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Jet 9" x 20" lathe

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  • Jet 9" x 20" lathe

    Does anybody have experience with threading metal, on a "Jet" 9 x 20 lathe?? I haven't bought one yet. Just checking out the waters before I buy. Any other thoughts on this machine are welcome too. Thanks

  • #2
    I have a 10 by 24. I have done Acme threads on it. Mine was made by Lantaine in Taiwon in the late 70's. I can't find any info on them.


    • #3
      I have a Jet 13 x 40 lathe and just did some threading on it, 1" x 8 TPI, it was near perfect.

      Hope this helps,



      • #4
        I have the Jet 9x20, it's an ok lathe, but needs some improvements like all the 9x20s.

        I work mainly in metric, so have only done a few standard threads with it. What exactly are you interested in knowing about the threading?

        If you do get this lathe, there are several modifications you should plan on doing. You can see them here, The cross slide bracket is lacking and should be the first project you do.

        If you can swing it and are planning on buying a new lathe, I would recommend getting the 12x24 instead. It is a much better lathe then the 9x20 and has features the 9x20 doesn't, such as power crossfeed and reverse feeding direction. The lowest speed of the 9x20 is also 130 rpm, so for threading that can cause problems.



        • #5
          I'm posting a couple of pictures of threading projects I did on my 9x20 Grizzly (the same lathe painted a different color)They were done using the 130 rpm speed and the threading dial. Course threads on large diameters cause the slip clutch included on this model to slip. Disabling the slip clutch may cure this problem to some degree, but I haven't tried that yet. I have cut a 7/8-9tpi but it took some time and patience. The thread in the first photo is 7/8-18 and was no problem at all to cut. The second photo is of a 3/8 shouldered stud made from a 1/2 inch bolt, 3/8 threads on each end were single point cut.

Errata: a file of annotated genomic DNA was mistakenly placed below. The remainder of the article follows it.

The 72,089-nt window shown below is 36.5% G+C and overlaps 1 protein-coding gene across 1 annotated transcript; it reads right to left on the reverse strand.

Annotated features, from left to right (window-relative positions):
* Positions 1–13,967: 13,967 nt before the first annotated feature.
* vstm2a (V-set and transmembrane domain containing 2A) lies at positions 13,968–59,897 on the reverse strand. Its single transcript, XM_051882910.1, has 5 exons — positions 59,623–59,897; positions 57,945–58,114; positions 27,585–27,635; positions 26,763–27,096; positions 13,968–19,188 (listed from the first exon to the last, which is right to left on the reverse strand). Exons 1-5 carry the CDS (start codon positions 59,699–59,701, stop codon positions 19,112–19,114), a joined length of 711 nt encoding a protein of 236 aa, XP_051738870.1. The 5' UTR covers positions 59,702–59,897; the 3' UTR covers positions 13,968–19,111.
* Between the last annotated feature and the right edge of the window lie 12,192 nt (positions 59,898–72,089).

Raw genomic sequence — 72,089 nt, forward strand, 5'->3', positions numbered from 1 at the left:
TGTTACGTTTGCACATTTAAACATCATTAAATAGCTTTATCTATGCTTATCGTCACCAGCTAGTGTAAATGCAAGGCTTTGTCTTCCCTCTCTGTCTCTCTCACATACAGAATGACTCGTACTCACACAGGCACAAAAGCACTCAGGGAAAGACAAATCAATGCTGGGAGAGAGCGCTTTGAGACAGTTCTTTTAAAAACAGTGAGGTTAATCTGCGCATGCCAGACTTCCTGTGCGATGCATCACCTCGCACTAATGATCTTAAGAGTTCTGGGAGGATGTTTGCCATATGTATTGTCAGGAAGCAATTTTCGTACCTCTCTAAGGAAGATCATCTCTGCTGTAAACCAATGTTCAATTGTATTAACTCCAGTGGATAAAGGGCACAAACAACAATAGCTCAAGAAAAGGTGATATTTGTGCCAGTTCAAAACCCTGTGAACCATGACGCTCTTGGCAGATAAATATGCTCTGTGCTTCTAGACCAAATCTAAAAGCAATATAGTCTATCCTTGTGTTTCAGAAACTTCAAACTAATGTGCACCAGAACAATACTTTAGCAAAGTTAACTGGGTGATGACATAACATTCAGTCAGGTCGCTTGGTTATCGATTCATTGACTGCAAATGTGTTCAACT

[This message has been edited by Carl (edited 06-09-2004).]


          • #6
            Thanks for all the input on the 9 x 20. I picked threading for the question about the machine, because that alone will answer alot of questions about the ease of use and rigidity of the machine.
            I enjoyed the link to Steve Bedair's site. He's done alot of improvements on this machine. And Carl, thanks for the pics too.
            Maybe this machine isn't fit for me tho. I'd rather get something I didn't need to improve on to use. I'm really used to using a Hardinge Toolroom lathe, and that will spoil you big time.
            I've seen a Prazi 10 x 19 on the market. It's about 6 times the price of the 9 x 20 tho. Might just be worth the difference.
            I have space and weight limitations to worry about, so that's why I don't have a Hardinge HLV-H sitting in my shop.
            I'm keeping my eye out for a lathe to fit the needs and the pocket too. Thanks all.


            • #7
              These 9X20's seem to have a couple of major drawbacks. First, the low end speed is really to fast for threading. I think it is about 130 rpm. The lathe is not back geared so you can't get any slower. Also these machines lack any kind of tumber reverse like a typical back geared American lathe. You may not think this is necessary, but try cutting left hand threads without it. For my money on a Chicom lathe, I would get a Grizzly or Jet 12X36 back geared belt driven model, or a used 9" South Bend or 10" Logan. A lot more lathe, and you probably won't have to upgrade later.

              Perk in Cincinnati


              • #8
                I have had a Jet 9x20 for a little while, and for what it is, it's not bad. Got mine used from a retiring gunsmith who did very nice work with it. It is a light weight bench top lathe that is capable of doing nice work if you do not push it too hard. If I was going to buy a new 9x20 I think that I would look at the Grizzly or HF because there is a premium on the price of the Jet that I am not sure is worthwhile, plus while is not the best color for something that is going to stay oily.

                If you decide to get a 9x20, do not waste your money on the factory stand, it is the right height for a child but a realy pita, or pain in the back for anyone over five foot tall. Put it on a sturdy bench and make a pan out of a couple of cookie sheets welded together. Gets it up so you can see and keeps the oil from running everywhere.


                • #9
                  I bought a new Harbor Freight 9x20 lathe, before I put it in service a friend had a SB 10K in excellent shape for sale, so I bought the SB and sent the HF 9x20 back and have not regretted it. The only problem I have had was with the belt and I have replaced it and no more problems. I had paid $700 for the HF and paid $1000 for the SB. I have seen other SB's on ebay priced similar.